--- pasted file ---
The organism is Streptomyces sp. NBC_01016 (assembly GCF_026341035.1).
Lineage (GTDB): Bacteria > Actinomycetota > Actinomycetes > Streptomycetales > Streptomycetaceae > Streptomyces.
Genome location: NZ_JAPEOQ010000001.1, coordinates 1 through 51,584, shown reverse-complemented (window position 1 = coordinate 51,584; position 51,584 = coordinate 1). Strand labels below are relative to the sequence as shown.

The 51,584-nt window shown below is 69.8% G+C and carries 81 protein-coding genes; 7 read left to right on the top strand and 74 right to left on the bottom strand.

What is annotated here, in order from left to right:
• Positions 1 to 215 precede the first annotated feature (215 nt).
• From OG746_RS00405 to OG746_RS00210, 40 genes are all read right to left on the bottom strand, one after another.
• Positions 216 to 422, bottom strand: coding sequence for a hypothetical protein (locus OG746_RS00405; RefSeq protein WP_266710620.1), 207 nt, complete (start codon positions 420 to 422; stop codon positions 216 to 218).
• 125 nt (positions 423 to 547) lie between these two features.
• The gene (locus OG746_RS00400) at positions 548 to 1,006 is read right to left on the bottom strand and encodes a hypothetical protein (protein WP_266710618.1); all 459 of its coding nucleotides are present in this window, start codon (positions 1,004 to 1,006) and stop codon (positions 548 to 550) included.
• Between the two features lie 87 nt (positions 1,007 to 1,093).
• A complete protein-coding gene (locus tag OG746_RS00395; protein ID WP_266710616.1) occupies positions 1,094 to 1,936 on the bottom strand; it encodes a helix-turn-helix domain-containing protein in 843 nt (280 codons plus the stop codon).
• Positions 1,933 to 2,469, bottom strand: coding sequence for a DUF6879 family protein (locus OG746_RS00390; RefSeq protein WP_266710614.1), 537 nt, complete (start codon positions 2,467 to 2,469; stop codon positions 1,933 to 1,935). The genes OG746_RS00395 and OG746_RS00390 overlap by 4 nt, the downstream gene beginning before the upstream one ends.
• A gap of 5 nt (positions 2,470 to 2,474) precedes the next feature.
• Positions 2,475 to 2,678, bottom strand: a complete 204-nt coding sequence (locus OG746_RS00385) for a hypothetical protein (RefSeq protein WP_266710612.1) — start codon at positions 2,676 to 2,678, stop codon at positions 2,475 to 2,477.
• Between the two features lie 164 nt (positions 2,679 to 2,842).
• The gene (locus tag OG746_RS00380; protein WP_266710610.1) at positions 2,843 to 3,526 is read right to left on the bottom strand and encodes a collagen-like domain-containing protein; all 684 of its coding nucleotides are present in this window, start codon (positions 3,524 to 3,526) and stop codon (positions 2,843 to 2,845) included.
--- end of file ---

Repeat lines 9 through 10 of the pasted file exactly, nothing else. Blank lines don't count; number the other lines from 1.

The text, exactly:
• 125 nt (positions 423 to 547) lie between these two features.
• The gene (locus OG746_RS00400) at positions 548 to 1,006 is read right to left on the bottom strand and encodes a hypothetical protein (protein WP_266710618.1); all 459 of its coding nucleotides are present in this window, start codon (positions 1,004 to 1,006) and stop codon (positions 548 to 550) included.